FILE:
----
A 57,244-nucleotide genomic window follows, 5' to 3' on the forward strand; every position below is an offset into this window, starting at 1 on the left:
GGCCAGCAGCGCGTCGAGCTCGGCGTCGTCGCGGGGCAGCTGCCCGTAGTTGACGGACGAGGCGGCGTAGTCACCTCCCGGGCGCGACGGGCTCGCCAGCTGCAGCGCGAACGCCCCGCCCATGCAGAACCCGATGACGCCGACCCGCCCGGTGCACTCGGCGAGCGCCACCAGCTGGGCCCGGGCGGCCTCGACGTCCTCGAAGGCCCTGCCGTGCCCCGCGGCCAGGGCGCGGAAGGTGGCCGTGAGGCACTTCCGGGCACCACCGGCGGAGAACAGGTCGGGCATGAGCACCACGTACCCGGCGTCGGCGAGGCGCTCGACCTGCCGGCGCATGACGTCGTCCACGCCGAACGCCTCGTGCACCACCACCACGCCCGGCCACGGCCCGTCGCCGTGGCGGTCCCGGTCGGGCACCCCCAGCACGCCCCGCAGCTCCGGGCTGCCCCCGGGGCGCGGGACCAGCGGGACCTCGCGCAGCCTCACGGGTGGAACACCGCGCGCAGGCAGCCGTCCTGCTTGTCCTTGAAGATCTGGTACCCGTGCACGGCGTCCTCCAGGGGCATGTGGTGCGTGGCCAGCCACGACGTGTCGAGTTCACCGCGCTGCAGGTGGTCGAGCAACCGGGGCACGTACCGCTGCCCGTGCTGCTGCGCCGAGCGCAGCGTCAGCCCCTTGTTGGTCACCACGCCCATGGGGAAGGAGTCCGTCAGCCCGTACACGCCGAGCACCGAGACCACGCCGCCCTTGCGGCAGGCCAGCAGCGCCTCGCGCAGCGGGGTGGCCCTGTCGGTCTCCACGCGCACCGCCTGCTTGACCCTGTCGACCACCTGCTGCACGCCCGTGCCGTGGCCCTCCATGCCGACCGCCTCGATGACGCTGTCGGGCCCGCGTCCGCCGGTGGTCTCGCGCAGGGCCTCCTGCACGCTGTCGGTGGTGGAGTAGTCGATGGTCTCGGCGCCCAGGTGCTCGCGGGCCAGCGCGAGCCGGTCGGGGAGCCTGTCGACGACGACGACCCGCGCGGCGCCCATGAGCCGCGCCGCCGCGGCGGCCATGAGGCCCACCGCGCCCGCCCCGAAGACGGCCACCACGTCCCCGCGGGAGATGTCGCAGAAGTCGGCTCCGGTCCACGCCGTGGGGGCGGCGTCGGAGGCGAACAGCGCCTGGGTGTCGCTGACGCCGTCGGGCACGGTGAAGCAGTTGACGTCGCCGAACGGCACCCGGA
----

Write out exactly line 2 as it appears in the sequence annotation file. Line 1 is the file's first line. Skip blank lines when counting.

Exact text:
GGCCAGCAGCGCGTCGAGCTCGGCGTCGTCGCGGGGCAGCTGCCCGTAGTTGACGGACGAGGCGGCGTAGTCACCTCCCGGGCGCGACGGGCTCGCCAGCTGCAGCGCGAACGCCCCGCCCATGCAGAACCCGATGACGCCGACCCGCCCGGTGCACTCGGCGAGCGCCACCAGCTGGGCCCGGGCGGCCTCGACGTCCTCGAAGGCCCTGCCGTGCCCCGCGGCCAGGGCGCGGAAGGTGGCCGTGAGGCACTTCCGGGCACCACCGGCGGAGAACAGGTCGGGCATGAGCACCACGTACCCGGCGTCGGCGAGGCGCTCGACCTGCCGGCGCATGACGTCGTCCACGCCGAACGCCTCGTGCACCACCACCACGCCCGGCCACGGCCCGTCGCCGTGGCGGTCCCGGTCGGGCACCCCCAGCACGCCCCGCAGCTCCGGGCTGCCCCCGGGGCGCGGGACCAGCGGGACCTCGCGCAGCCTCACGGGTGGAACACCGCGCGCAGGCAGCCGTCCTGCTTGTCCTTGAAGATCTGGTACCCGTGCACGGCGTCCTCCAGGGGCATGTGGTGCGTGGCCAGCCACGACGTGTCGAGTTCACCGCGCTGCAGGTGGTCGAGCAACCGGGGCACGTACCGCTGCCCGTGCTGCTGCGCCGAGCGCAGCGTCAGCCCCTTGTTGGTCACCACGCCCATGGGGAAGGAGTCCGTCAGCCCGTACACGCCGAGCACCGAGACCACGCCGCCCTTGCGGCAGGCCAGCAGCGCCTCGCGCAGCGGGGTGGCCCTGTCGGTCTCCACGCGCACCGCCTGCTTGACCCTGTCGACCACCTGCTGCACGCCCGTGCCGTGGCCCTCCATGCCGACCGCCTCGATGACGCTGTCGGGCCCGCGTCCGCCGGTGGTCTCGCGCAGGGCCTCCTGCACGCTGTCGGTGGTGGAGTAGTCGATGGTCTCGGCGCCCAGGTGCTCGCGGGCCAGCGCGAGCCGGTCGGGGAGCCTGTCGACGACGACGACCCGCGCGGCGCCCATGAGCCGCGCCGCCGCGGCGGCCATGAGGCCCACCGCGCCCGCCCCGAAGACGGCCACCACGTCCCCGCGGGAGATGTCGCAGAAGTCGGCTCCGGTCCACGCCGTGGGGGCGGCGTCGGAGGCGAACAGCGCCTGGGTGTCGCTGACGCCGTCGGGCACGGTGAAGCAGTTGACGTCGCCGAACGGCACCCGGA